Can you spot a real from a fake? The sprawling Sydney Antiques and Art Fair opens at Royal Randwick today, so we’ve quizzed an antiques expert to help you unearth some real historic treasures.
Antique ornaments, furniture, crockery and silverware, or jewellery can sell for hundreds of thousands of dollars.
Trawling the booths at the Sydney Antiques & Art Fair at Royal Randwick this weekend could be a gruelling treasure hunt – but with over 30 vendors and antiques dealers from across the country showing off their wares, it will be well worth a visit.
The fair is hosted by the Australian Antique & Art Dealers Association, and features a carefully curated selection of rare and extraordinary pieces.
Vice President of the Association and manager of The Antique Guild, Chris Hughes explains that antiques are classified as anything “over 100 years old.”
For those of us new to the world of antiques, Chris says the fair is a great opportunity to educate yourself on the tricks and trades. To give you a head start, we asked Chris for a little antiques advice.
Tell us about your first experience with antiques?
My love of antiques started with the purchase of a small sterling silver Tiffany bowl, and a set of salt dishes with matching spoons. They were the first things I had bought and they started my first love: silver. I loved how I could use them in my life and in setting a table to enjoy them with others.
At this starting out point I was transitioning from being a traveller and it was the first thing I had bought in a while that had genuine value. And of course once you have salt dishes, you need candle sticks, and then a tea set, etc. It really started the ball rolling.
What are some of your favourite antique finds to date? And have you ever made a purchase you regret?
Probably my favourite antique finds are some of my jewellery collection. I have two tiepins that I love wearing and I never tire of them. The work that has gone into them is just amazing from my point of view. My favourite of the two is a moonstone that has been carved to look like the man on the moon, with a crescent of diamonds on the side of his face.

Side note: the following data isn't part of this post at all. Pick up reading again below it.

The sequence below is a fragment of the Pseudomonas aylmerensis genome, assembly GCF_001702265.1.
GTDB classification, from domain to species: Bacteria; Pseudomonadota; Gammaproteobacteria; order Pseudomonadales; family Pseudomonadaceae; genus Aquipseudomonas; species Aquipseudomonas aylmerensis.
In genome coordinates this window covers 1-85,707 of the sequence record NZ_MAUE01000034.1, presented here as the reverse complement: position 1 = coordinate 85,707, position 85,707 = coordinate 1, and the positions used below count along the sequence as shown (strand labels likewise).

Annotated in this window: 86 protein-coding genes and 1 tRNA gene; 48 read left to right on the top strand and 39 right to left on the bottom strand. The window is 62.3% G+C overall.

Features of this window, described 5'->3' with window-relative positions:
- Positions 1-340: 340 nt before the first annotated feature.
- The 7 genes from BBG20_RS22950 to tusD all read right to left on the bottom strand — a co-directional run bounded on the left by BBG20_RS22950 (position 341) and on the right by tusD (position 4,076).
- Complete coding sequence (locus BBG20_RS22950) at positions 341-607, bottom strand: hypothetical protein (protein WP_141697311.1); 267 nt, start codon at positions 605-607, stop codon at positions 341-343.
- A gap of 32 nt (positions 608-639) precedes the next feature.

Recently, I did make a purchase I regret. I bought a chair at an online auction because I thought it was so interesting and appealing. But then it arrived – and it has to be the smallest chair I have ever seen. I mean, it isn’t a miniature for a dollhouse, but I am not sure how small a person you would have to be and sit on it comfortably.
Can you negotiate on price with antique dealers, and what’s the best approach for this?
The best thing to keep in mind is: be kind, and balance your expectations. I am more than happy to negotiate on prices, if possible, but I am much more inclined to do so if the customer I am dealing with is kind and not demanding 50% off on something.
What’s your process for styling with antiques – do you layer old with new?
Absolutely we layer. But styling is such a personal thing. At home, we create contrast by mixing old and new items. I always find if I am stuck, grouping items by colour is a safe way of mixing old and new items together. Try varying textures or heights, as well as a variety of time periods.
OK – so can we have your top 5 buying tips?
My top five tips for buying antiques are short but sweet.
- Do your homework. Know what you are looking at and why it is valuable. It's easy to like how something looks, but by making sure you know about it. For example who made it, when they made it, how they made it, and what they made it from. These things can tell you a great deal about the item.
- Make sure you have a spot for it. I have been to houses where the owner just buys ‘stuff they really like’ and sometimes it works but quite often it just doesn’t all gel together.
- Check on the condition. If you are buying at auction, you should always ask for a condition report, and with retailers it’s a good idea to ask about an item’s history. If it has had major repairs and parts replaced, this can affect its value.
- Do you love it? At the end of the day, you have to love what you are buying, because you have to live with it. So, make sure it’s something that five years down the road you will still enjoy having around.
- Think, but not too long. I am constantly telling people the thing they just came back for is no longer available. We deal in one-off items quite often and it isn’t always replaceable with another, so while it can be wise to think about your purchase carefully, thinking too long can leave you disappointed.
The Sydney Antiques and Art Fair is on until Sunday 10 September. Head here for more details.